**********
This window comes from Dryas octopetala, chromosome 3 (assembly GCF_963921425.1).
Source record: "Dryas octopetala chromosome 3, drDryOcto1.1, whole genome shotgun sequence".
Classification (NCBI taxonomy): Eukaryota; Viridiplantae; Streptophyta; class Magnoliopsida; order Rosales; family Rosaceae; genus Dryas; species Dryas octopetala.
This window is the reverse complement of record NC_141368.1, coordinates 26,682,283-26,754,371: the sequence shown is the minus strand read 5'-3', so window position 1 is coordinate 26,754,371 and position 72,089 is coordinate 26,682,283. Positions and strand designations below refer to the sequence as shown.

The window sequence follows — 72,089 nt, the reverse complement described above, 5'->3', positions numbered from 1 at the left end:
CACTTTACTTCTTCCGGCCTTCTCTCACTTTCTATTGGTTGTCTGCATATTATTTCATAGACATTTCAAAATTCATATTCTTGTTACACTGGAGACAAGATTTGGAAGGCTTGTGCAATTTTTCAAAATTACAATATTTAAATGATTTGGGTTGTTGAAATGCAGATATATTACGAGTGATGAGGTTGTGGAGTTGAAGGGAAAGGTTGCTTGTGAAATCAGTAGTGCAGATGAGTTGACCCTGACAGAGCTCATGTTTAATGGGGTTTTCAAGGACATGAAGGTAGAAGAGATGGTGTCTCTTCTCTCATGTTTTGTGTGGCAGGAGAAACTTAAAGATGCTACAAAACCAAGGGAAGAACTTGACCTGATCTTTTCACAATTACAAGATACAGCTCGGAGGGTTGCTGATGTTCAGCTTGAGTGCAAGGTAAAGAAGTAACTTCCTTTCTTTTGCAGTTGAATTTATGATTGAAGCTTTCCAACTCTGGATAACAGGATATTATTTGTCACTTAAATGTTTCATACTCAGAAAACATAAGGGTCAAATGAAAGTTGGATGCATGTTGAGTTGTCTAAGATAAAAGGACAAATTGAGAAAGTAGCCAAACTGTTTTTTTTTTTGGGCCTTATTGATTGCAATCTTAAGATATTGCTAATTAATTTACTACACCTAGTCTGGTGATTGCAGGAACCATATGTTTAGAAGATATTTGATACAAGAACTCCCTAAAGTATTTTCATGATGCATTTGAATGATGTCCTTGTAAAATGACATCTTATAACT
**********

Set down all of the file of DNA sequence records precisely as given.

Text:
This window comes from Dryas octopetala, chromosome 3 (assembly GCF_963921425.1).
Source record: "Dryas octopetala chromosome 3, drDryOcto1.1, whole genome shotgun sequence".
Classification (NCBI taxonomy): Eukaryota; Viridiplantae; Streptophyta; class Magnoliopsida; order Rosales; family Rosaceae; genus Dryas; species Dryas octopetala.
This window is the reverse complement of record NC_141368.1, coordinates 26,682,283-26,754,371: the sequence shown is the minus strand read 5'-3', so window position 1 is coordinate 26,754,371 and position 72,089 is coordinate 26,682,283. Positions and strand designations below refer to the sequence as shown.

The window sequence follows — 72,089 nt, the reverse complement described above, 5'->3', positions numbered from 1 at the left end:
CACTTTACTTCTTCCGGCCTTCTCTCACTTTCTATTGGTTGTCTGCATATTATTTCATAGACATTTCAAAATTCATATTCTTGTTACACTGGAGACAAGATTTGGAAGGCTTGTGCAATTTTTCAAAATTACAATATTTAAATGATTTGGGTTGTTGAAATGCAGATATATTACGAGTGATGAGGTTGTGGAGTTGAAGGGAAAGGTTGCTTGTGAAATCAGTAGTGCAGATGAGTTGACCCTGACAGAGCTCATGTTTAATGGGGTTTTCAAGGACATGAAGGTAGAAGAGATGGTGTCTCTTCTCTCATGTTTTGTGTGGCAGGAGAAACTTAAAGATGCTACAAAACCAAGGGAAGAACTTGACCTGATCTTTTCACAATTACAAGATACAGCTCGGAGGGTTGCTGATGTTCAGCTTGAGTGCAAGGTAAAGAAGTAACTTCCTTTCTTTTGCAGTTGAATTTATGATTGAAGCTTTCCAACTCTGGATAACAGGATATTATTTGTCACTTAAATGTTTCATACTCAGAAAACATAAGGGTCAAATGAAAGTTGGATGCATGTTGAGTTGTCTAAGATAAAAGGACAAATTGAGAAAGTAGCCAAACTGTTTTTTTTTTTGGGCCTTATTGATTGCAATCTTAAGATATTGCTAATTAATTTACTACACCTAGTCTGGTGATTGCAGGAACCATATGTTTAGAAGATATTTGATACAAGAACTCCCTAAAGTATTTTCATGATGCATTTGAATGATGTCCTTGTAAAATGACATCTTATAACT